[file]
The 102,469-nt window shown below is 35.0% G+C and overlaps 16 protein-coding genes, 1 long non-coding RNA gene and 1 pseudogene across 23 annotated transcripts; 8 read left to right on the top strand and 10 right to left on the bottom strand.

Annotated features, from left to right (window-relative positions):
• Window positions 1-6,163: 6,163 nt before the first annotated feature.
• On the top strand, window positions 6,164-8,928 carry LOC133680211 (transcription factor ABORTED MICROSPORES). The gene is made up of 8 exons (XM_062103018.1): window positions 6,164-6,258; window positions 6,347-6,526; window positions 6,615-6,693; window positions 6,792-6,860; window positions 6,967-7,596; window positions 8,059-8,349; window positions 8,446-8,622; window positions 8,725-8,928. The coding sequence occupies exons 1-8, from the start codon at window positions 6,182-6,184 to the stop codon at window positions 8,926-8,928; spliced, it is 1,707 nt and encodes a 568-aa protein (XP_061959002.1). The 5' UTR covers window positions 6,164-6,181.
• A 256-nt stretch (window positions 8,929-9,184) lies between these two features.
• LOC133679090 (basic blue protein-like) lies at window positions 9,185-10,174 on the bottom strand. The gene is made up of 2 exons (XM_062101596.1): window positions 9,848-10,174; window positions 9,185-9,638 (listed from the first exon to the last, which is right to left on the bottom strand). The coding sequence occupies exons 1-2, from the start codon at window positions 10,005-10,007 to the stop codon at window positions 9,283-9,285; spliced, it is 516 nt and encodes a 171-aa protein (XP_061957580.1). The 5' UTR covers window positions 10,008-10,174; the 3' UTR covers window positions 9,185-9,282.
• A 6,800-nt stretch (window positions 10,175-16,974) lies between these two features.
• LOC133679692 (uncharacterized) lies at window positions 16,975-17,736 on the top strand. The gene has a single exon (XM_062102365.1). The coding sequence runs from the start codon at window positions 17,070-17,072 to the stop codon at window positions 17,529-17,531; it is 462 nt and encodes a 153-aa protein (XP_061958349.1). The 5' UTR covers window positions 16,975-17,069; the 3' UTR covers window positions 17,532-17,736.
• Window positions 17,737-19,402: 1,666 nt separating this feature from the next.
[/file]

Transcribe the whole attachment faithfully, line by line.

The 102,469-nt window shown below is 35.0% G+C and overlaps 16 protein-coding genes, 1 long non-coding RNA gene and 1 pseudogene across 23 annotated transcripts; 8 read left to right on the top strand and 10 right to left on the bottom strand.

Annotated features, from left to right (window-relative positions):
• Window positions 1-6,163: 6,163 nt before the first annotated feature.
• On the top strand, window positions 6,164-8,928 carry LOC133680211 (transcription factor ABORTED MICROSPORES). The gene is made up of 8 exons (XM_062103018.1): window positions 6,164-6,258; window positions 6,347-6,526; window positions 6,615-6,693; window positions 6,792-6,860; window positions 6,967-7,596; window positions 8,059-8,349; window positions 8,446-8,622; window positions 8,725-8,928. The coding sequence occupies exons 1-8, from the start codon at window positions 6,182-6,184 to the stop codon at window positions 8,926-8,928; spliced, it is 1,707 nt and encodes a 568-aa protein (XP_061959002.1). The 5' UTR covers window positions 6,164-6,181.
• A 256-nt stretch (window positions 8,929-9,184) lies between these two features.
• LOC133679090 (basic blue protein-like) lies at window positions 9,185-10,174 on the bottom strand. The gene is made up of 2 exons (XM_062101596.1): window positions 9,848-10,174; window positions 9,185-9,638 (listed from the first exon to the last, which is right to left on the bottom strand). The coding sequence occupies exons 1-2, from the start codon at window positions 10,005-10,007 to the stop codon at window positions 9,283-9,285; spliced, it is 516 nt and encodes a 171-aa protein (XP_061957580.1). The 5' UTR covers window positions 10,008-10,174; the 3' UTR covers window positions 9,185-9,282.
• A 6,800-nt stretch (window positions 10,175-16,974) lies between these two features.
• LOC133679692 (uncharacterized) lies at window positions 16,975-17,736 on the top strand. The gene has a single exon (XM_062102365.1). The coding sequence runs from the start codon at window positions 17,070-17,072 to the stop codon at window positions 17,529-17,531; it is 462 nt and encodes a 153-aa protein (XP_061958349.1). The 5' UTR covers window positions 16,975-17,069; the 3' UTR covers window positions 17,532-17,736.
• Window positions 17,737-19,402: 1,666 nt separating this feature from the next.